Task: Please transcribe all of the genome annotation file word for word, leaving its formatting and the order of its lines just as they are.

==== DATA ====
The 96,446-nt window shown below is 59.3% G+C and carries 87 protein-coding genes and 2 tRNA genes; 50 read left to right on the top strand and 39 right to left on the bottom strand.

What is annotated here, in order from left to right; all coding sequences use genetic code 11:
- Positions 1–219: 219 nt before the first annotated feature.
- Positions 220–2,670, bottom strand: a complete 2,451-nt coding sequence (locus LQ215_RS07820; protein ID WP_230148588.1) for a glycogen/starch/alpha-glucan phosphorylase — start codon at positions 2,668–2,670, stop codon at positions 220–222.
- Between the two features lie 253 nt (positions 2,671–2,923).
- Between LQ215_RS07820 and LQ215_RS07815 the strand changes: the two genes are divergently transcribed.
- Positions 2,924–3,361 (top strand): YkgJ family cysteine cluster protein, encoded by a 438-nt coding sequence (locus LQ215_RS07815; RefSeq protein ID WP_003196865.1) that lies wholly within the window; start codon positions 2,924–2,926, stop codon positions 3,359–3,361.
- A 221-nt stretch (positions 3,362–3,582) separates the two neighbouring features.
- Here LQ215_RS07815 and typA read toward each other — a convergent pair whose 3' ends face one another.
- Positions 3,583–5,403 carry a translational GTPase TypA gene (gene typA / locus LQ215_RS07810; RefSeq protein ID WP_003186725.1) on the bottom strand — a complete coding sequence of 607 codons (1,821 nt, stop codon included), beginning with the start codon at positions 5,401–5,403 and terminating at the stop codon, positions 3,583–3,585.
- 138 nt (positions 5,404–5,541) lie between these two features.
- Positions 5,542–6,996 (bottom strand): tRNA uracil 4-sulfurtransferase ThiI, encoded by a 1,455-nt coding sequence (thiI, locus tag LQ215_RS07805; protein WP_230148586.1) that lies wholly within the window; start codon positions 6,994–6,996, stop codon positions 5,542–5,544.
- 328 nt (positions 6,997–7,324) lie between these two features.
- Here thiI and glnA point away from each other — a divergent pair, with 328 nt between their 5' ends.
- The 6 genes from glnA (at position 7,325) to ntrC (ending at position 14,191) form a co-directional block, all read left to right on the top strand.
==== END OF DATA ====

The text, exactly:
The 96,446-nt window shown below is 59.3% G+C and carries 87 protein-coding genes and 2 tRNA genes; 50 read left to right on the top strand and 39 right to left on the bottom strand.

What is annotated here, in order from left to right; all coding sequences use genetic code 11:
- Positions 1–219: 219 nt before the first annotated feature.
- Positions 220–2,670, bottom strand: a complete 2,451-nt coding sequence (locus LQ215_RS07820; protein ID WP_230148588.1) for a glycogen/starch/alpha-glucan phosphorylase — start codon at positions 2,668–2,670, stop codon at positions 220–222.
- Between the two features lie 253 nt (positions 2,671–2,923).
- Between LQ215_RS07820 and LQ215_RS07815 the strand changes: the two genes are divergently transcribed.
- Positions 2,924–3,361 (top strand): YkgJ family cysteine cluster protein, encoded by a 438-nt coding sequence (locus LQ215_RS07815; RefSeq protein ID WP_003196865.1) that lies wholly within the window; start codon positions 2,924–2,926, stop codon positions 3,359–3,361.
- A 221-nt stretch (positions 3,362–3,582) separates the two neighbouring features.
- Here LQ215_RS07815 and typA read toward each other — a convergent pair whose 3' ends face one another.
- Positions 3,583–5,403 carry a translational GTPase TypA gene (gene typA / locus LQ215_RS07810; RefSeq protein ID WP_003186725.1) on the bottom strand — a complete coding sequence of 607 codons (1,821 nt, stop codon included), beginning with the start codon at positions 5,401–5,403 and terminating at the stop codon, positions 3,583–3,585.
- 138 nt (positions 5,404–5,541) lie between these two features.
- Positions 5,542–6,996 (bottom strand): tRNA uracil 4-sulfurtransferase ThiI, encoded by a 1,455-nt coding sequence (thiI, locus tag LQ215_RS07805; protein WP_230148586.1) that lies wholly within the window; start codon positions 6,994–6,996, stop codon positions 5,542–5,544.
- 328 nt (positions 6,997–7,324) lie between these two features.
- Here thiI and glnA point away from each other — a divergent pair, with 328 nt between their 5' ends.
- The 6 genes from glnA (at position 7,325) to ntrC (ending at position 14,191) form a co-directional block, all read left to right on the top strand.